A couple of weeks ago in my latest Status Update post, you may have seen (or you may have quickly glossed over it, that's entirely possible) that one of the writing projects I listed as being in progress was a screenplay adaptation of Nobody's Hero, the concept album by my band Second Player Score.
Neue Regel Radio. So some work had already been done on it. All I needed to do was sit down, pour some tea (or beer, depending on the time of day), and flesh it out.
So, since the fourth volume of the Joel Suzuki series had been safely shipped off to my editor and the script for the first issue of Glorified (another item on the to-do list) had just been completed, I figured that the time had come to finally tackle this particular project. My assumption was that I would get started on it, make some decent progress, and then when the draft of Volume Four came back from my editor in a month or so, I would put it away and return my attention to Joel and company.
But then something totally unexpected happened. Using the existing synopsis, I sketched out an outline for the screenplay and started to fill it in. I quickly ran into a problem, though - there just didn't seem to be enough there to really create an entire movie that would be engaging and fun to watch all the way through. Sure, there were some cool parts here and there, but there were also large gaps where I just had no idea what was going to be happening. So at that point, I shifted gears. I kept the fundamental story line intact, but I also made some pretty dramatic changes to the characters and the setting, among other things. And that's when the unexpected occurred.
The next day, Friday, June 22nd, I sat down to write. And guess what - I couldn't stop writing. I got so much into the flow that I almost forgot I had a studio session booked later that day to record tracks for Second Player Score's third album. After the session was done, I came home and wrote some more. And over the ensuing days, I kept writing and writing and writing, stopping only to do things like eat (which I did less of than usual), sleep (which I did MUCH less of than usual), and care for dependents (you can ask them what they thought of my parenting skills during that time). Even basic personal hygiene activities were delayed or sometimes forgotten altogether.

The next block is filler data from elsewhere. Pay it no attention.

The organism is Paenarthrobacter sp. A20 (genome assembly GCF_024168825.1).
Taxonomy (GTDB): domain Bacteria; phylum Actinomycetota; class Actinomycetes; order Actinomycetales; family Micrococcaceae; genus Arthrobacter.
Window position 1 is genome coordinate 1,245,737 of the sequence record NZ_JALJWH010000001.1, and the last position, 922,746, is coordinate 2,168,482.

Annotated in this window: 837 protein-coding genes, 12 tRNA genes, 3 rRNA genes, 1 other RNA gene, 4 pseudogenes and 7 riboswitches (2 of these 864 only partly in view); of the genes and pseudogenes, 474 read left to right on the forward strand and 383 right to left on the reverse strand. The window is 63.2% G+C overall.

As the days went by, I was beginning to think that this project was going to be completed much, much sooner than I had originally expected. And sure enough, on Friday, June 29th, I typed the words "THE END," and it was done. I had written the first draft of an entire 102-page screenplay in just one week. And really, if I hadn't had to do those other things I mentioned (eating, sleeping), it probably would have been done even sooner.
Now, I know some of you battle-scarred NaNoWriMo veterans out there may be scoffing right now, thinking "Hah! 102 pages in seven days? Dude, I can double that output in a single weekend." And yes, I know that you can. But please understand, something like this is not normal for me. I don't usually work at this kind of pace. Until now, my benchmark for fast writing was the first draft of Joel Suzuki, Volume One, which I was able to complete in a little over four months.
But there was something about this that was different. It honestly felt like someone had already written the screenplay in invisible ink, and all I was doing was rubbing grape juice on the computer monitor to make the words appear. Sure, some of it may be because I employed a few well-worn cinematic tropes, but I don't think that that explains everything. Plot points that I had been a little concerned about simply resolved themselves like magic when I got to that stage of the story. Seeds of foreshadowing that I planted near the beginning blossomed at exactly all the right moments. The entire experience was, in a word, surreal.
Anyway, I'm not really sure where it's going to go from here. I have some experience in the realm of novel-publishing, but when it comes to getting a screenplay out into the world, I'm a complete novice. Fortunately, I have friends I can consult for advice, and there is, of course, tons of available reference material about this particular subject that I can peruse (really, mostly all the skills I've learned in my life, I've learned from reading books).
Even if it never progresses anywhere beyond my desk drawer, though, I have to say: I am happy. The feeling that one gets from being in The Flow like that is simply indescribable. Nearly a week has passed since I finished the draft, and the afterglow is still there, strong as ever. While doing mundane activities, I've been amusing myself by reciting lines of dialogue from the script in my head (or sometimes out loud, which scares my cats). Regardless of what happens from here, whether this ever gets made into an actual movie or not, it doesn't matter. At the risk of sounding corny, I feel like I've just had the experience of a lifetime, and - inasmuch as writing a screenplay can do something like this for someone - I've become a better person for it.
Thanks for reading. See you next week.